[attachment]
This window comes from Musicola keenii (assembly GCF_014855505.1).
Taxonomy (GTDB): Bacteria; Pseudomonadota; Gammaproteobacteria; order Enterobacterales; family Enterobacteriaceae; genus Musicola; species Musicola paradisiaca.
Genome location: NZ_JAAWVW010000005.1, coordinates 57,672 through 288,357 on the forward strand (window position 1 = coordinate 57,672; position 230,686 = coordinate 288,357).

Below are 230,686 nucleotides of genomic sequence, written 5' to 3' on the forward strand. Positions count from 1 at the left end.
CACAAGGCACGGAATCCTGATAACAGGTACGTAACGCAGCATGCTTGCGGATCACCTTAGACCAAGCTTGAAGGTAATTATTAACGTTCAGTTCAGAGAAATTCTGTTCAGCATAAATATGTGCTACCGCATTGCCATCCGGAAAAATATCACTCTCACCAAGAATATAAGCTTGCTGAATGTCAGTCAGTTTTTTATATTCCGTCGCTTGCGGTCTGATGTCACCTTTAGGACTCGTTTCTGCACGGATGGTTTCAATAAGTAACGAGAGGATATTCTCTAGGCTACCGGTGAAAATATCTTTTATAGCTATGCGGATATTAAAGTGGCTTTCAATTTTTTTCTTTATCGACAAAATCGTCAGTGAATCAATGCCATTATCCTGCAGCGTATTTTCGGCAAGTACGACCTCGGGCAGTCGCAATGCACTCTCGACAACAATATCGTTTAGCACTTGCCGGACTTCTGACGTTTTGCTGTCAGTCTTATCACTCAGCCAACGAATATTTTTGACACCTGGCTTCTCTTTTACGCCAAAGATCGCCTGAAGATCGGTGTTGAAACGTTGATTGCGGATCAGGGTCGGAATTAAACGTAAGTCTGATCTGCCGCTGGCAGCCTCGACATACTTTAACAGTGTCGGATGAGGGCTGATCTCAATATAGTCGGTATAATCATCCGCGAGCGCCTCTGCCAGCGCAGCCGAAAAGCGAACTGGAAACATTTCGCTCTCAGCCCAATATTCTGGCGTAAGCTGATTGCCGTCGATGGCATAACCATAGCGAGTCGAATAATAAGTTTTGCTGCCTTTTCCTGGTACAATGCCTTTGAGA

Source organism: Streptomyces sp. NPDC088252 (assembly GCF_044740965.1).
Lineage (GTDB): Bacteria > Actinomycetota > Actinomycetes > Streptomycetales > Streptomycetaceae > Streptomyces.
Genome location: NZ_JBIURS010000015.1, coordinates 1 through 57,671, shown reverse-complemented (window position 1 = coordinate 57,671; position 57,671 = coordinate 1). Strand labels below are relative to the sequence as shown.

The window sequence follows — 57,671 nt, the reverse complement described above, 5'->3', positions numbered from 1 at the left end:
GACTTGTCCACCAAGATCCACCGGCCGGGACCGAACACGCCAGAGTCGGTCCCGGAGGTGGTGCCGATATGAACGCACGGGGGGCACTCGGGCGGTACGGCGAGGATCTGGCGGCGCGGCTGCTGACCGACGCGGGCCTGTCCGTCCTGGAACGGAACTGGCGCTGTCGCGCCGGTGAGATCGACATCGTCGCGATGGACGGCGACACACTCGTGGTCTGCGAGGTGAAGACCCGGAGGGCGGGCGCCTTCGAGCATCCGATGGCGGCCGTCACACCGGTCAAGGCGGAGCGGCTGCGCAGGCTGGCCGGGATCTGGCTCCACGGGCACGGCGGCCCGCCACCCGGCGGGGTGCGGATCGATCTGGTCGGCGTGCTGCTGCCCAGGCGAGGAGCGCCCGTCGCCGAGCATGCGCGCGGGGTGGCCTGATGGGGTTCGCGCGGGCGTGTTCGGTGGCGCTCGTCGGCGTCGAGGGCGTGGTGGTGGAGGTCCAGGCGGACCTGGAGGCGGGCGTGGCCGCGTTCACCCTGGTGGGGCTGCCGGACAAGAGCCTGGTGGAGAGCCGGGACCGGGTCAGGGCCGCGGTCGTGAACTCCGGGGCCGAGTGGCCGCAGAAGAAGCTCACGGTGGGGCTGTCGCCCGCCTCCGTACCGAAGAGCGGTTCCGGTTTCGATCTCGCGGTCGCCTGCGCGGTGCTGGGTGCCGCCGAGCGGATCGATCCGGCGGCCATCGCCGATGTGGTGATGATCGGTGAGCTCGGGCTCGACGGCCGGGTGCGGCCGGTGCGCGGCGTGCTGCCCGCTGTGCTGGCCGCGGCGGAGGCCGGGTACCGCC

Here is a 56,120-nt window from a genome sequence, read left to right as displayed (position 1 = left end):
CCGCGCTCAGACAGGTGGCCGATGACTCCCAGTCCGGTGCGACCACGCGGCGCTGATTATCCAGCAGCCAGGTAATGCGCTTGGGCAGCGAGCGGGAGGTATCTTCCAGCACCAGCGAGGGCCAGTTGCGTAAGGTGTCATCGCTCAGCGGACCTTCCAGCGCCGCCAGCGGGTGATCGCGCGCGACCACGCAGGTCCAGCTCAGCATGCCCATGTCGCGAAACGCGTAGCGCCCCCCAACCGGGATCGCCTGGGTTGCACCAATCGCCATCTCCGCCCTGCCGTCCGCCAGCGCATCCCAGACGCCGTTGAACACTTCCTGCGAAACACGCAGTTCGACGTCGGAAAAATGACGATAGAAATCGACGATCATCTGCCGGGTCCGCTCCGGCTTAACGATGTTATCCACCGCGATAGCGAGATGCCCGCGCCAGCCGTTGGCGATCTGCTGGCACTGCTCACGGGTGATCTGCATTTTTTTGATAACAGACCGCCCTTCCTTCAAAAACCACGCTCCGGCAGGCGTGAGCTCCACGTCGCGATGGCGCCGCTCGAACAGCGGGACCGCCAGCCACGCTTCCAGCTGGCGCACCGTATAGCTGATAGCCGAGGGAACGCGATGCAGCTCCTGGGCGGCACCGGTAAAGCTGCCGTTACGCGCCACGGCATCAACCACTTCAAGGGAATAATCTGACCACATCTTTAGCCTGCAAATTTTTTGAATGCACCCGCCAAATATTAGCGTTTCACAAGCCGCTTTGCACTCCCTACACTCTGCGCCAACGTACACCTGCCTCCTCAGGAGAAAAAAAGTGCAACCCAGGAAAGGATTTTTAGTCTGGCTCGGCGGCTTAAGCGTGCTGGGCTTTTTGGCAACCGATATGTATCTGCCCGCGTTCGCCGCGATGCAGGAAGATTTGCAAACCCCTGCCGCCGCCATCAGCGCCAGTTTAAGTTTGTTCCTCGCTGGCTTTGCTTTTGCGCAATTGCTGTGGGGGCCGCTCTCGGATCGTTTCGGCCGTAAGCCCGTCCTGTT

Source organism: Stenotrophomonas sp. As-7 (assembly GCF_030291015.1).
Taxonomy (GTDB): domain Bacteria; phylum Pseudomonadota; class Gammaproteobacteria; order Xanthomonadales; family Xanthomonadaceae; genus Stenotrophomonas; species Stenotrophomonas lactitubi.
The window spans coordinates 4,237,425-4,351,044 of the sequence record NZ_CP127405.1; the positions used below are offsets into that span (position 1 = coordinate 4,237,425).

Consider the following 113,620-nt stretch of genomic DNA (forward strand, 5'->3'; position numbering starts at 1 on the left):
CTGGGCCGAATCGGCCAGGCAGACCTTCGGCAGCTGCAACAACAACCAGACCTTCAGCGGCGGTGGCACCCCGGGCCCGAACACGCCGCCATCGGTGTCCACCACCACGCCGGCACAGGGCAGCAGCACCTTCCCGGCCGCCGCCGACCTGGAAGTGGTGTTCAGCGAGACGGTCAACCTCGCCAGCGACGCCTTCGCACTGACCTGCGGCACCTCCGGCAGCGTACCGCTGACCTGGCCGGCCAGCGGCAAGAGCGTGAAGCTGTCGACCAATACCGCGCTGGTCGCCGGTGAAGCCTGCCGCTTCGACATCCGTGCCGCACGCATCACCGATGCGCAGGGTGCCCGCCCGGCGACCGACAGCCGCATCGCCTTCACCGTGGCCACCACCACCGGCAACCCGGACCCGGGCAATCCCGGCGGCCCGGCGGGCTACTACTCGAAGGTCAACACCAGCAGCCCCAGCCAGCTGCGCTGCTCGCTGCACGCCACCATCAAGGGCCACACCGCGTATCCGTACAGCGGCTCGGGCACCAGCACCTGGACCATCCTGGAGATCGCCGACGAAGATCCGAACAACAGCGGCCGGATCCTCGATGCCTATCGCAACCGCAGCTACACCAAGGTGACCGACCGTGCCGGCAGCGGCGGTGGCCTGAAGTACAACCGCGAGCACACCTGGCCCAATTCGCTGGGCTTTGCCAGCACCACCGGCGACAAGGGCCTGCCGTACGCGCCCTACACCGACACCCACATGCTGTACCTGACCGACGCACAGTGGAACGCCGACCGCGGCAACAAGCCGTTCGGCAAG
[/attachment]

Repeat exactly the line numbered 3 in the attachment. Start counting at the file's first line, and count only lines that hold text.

Genome location: NZ_JAAWVW010000005.1, coordinates 57,672 through 288,357 on the forward strand (window position 1 = coordinate 57,672; position 230,686 = coordinate 288,357).